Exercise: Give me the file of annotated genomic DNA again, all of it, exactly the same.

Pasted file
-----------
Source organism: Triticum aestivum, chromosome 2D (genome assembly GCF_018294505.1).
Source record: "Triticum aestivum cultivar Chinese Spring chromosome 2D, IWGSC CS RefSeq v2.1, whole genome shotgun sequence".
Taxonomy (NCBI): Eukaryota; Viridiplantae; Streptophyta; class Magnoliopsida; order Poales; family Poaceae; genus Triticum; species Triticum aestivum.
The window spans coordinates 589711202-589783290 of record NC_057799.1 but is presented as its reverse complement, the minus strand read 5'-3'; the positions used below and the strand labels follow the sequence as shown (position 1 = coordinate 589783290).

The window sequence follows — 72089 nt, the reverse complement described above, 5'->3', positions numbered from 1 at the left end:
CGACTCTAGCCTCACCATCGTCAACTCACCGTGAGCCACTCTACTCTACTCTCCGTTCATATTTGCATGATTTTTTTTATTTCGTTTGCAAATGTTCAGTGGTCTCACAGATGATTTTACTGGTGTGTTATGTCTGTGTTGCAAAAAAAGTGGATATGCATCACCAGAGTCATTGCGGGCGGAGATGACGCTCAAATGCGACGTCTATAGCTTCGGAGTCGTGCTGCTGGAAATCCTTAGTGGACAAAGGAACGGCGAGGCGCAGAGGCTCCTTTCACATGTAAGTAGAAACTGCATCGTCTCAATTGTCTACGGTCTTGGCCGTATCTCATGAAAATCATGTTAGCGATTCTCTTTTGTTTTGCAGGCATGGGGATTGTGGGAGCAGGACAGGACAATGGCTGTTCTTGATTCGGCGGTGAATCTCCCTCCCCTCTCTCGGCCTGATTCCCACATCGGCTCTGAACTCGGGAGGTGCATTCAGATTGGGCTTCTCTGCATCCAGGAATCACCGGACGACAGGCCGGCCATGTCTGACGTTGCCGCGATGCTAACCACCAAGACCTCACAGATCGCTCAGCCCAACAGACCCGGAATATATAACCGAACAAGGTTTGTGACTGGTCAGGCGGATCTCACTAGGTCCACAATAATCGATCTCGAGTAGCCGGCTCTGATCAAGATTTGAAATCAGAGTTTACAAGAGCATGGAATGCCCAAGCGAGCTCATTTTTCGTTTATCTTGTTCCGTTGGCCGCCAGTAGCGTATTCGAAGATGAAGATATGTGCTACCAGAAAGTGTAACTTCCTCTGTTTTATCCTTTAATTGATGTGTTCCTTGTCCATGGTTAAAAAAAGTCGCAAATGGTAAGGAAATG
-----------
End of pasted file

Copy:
Source organism: Triticum aestivum, chromosome 2D (genome assembly GCF_018294505.1).
Source record: "Triticum aestivum cultivar Chinese Spring chromosome 2D, IWGSC CS RefSeq v2.1, whole genome shotgun sequence".
Taxonomy (NCBI): Eukaryota; Viridiplantae; Streptophyta; class Magnoliopsida; order Poales; family Poaceae; genus Triticum; species Triticum aestivum.
The window spans coordinates 589711202-589783290 of record NC_057799.1 but is presented as its reverse complement, the minus strand read 5'-3'; the positions used below and the strand labels follow the sequence as shown (position 1 = coordinate 589783290).

The window sequence follows — 72089 nt, the reverse complement described above, 5'->3', positions numbered from 1 at the left end:
CGACTCTAGCCTCACCATCGTCAACTCACCGTGAGCCACTCTACTCTACTCTCCGTTCATATTTGCATGATTTTTTTTATTTCGTTTGCAAATGTTCAGTGGTCTCACAGATGATTTTACTGGTGTGTTATGTCTGTGTTGCAAAAAAAGTGGATATGCATCACCAGAGTCATTGCGGGCGGAGATGACGCTCAAATGCGACGTCTATAGCTTCGGAGTCGTGCTGCTGGAAATCCTTAGTGGACAAAGGAACGGCGAGGCGCAGAGGCTCCTTTCACATGTAAGTAGAAACTGCATCGTCTCAATTGTCTACGGTCTTGGCCGTATCTCATGAAAATCATGTTAGCGATTCTCTTTTGTTTTGCAGGCATGGGGATTGTGGGAGCAGGACAGGACAATGGCTGTTCTTGATTCGGCGGTGAATCTCCCTCCCCTCTCTCGGCCTGATTCCCACATCGGCTCTGAACTCGGGAGGTGCATTCAGATTGGGCTTCTCTGCATCCAGGAATCACCGGACGACAGGCCGGCCATGTCTGACGTTGCCGCGATGCTAACCACCAAGACCTCACAGATCGCTCAGCCCAACAGACCCGGAATATATAACCGAACAAGGTTTGTGACTGGTCAGGCGGATCTCACTAGGTCCACAATAATCGATCTCGAGTAGCCGGCTCTGATCAAGATTTGAAATCAGAGTTTACAAGAGCATGGAATGCCCAAGCGAGCTCATTTTTCGTTTATCTTGTTCCGTTGGCCGCCAGTAGCGTATTCGAAGATGAAGATATGTGCTACCAGAAAGTGTAACTTCCTCTGTTTTATCCTTTAATTGATGTGTTCCTTGTCCATGGTTAAAAAAAGTCGCAAATGGTAAGGAAATG